This sleek outdoor escape appears light and airy, but its design DNA is all concrete, hi-tech glass, and steel.
Written by Claire Butwinick Photographed by Christopher Dibble
Originally published May 2019
Heavy steel and thick concrete aren’t the first materials you’d think to find in an airy residential pavilion, but the designers at Drake’s 7 Dees took this scheme, found throughout a modern house in Vancouver, Washington, and created a bright, canopied backyard oasis meant to withstand the wet, dreary winters of the Pacific Northwest.
Inspired by the residence’s polished concrete floors, white walls, and sprawling glass windows, Christopher Dara, a former designer at Drake’s 7 Dees, designed the pavilion as a visual connection to the house, while also giving the homeowners a refined and open environment for outdoor entertaining.
“We thought that it should serve as an additional room for the house,” Dara says, “[so] we extrapolated the materials of the house, but we wanted it to be light, not heavy.”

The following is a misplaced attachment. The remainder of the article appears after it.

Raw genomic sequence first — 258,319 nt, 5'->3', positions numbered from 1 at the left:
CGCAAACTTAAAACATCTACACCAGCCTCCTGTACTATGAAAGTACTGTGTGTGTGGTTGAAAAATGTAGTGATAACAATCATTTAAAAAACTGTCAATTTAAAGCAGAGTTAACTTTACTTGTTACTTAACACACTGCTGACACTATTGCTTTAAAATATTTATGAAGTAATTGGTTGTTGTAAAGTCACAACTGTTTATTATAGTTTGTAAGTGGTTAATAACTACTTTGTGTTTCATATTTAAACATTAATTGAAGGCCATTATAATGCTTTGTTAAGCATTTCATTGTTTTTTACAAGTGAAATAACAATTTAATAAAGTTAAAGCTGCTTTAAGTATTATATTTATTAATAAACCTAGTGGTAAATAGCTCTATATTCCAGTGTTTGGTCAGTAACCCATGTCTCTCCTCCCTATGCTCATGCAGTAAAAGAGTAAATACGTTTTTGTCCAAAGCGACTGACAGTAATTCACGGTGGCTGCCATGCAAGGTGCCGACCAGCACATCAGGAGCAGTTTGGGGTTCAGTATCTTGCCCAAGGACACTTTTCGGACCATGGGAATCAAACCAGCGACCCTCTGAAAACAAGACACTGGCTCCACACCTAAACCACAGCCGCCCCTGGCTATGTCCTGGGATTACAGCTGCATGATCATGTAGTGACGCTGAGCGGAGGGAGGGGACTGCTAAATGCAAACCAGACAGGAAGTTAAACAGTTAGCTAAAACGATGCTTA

The pavilion is a temptingly breezy and light-filled place to gather in the summer, but it was designed to be enjoyed all year round. To ensure durability, Dara teamed up with geoengineers from SFA Design Group to install weather-resistant frosted 3form glass ceiling panels. These hi-tech panels are typically used in southern climates but SFA Design Group was able to recalculate their design to withstand northern winds and snow while still letting in natural light from above. The team also put the roof on a slight slope to help drain rain and snow away from the home.
Supporting the 3form glass ceiling, and upholding the pavilion’s structure, are slender white powder-coated steel panels. Dara says that he worked with the geoengineers to custom design the panels to be as thin as possible with strategic gaps to let in natural light and valley winds. The clean lines in this design add sophistication to the structure without overshadowing the surrounding natural landscape.
“We ended up going with metal for its aesthetic,” he says. “We wanted it to feel light and airy, and we were able to achieve that through steel. If we used wood we would have a lot more posts and you would be able to see the grain. Steel is sleek and it lends its self to the modern home.”
Whether the homeowners are basking in the summer light beaming from the glass canopy or curling up next to the glass fireplace in the winter, Dara says that this space softens the transition from the sleek modern home to the surrounding backyard.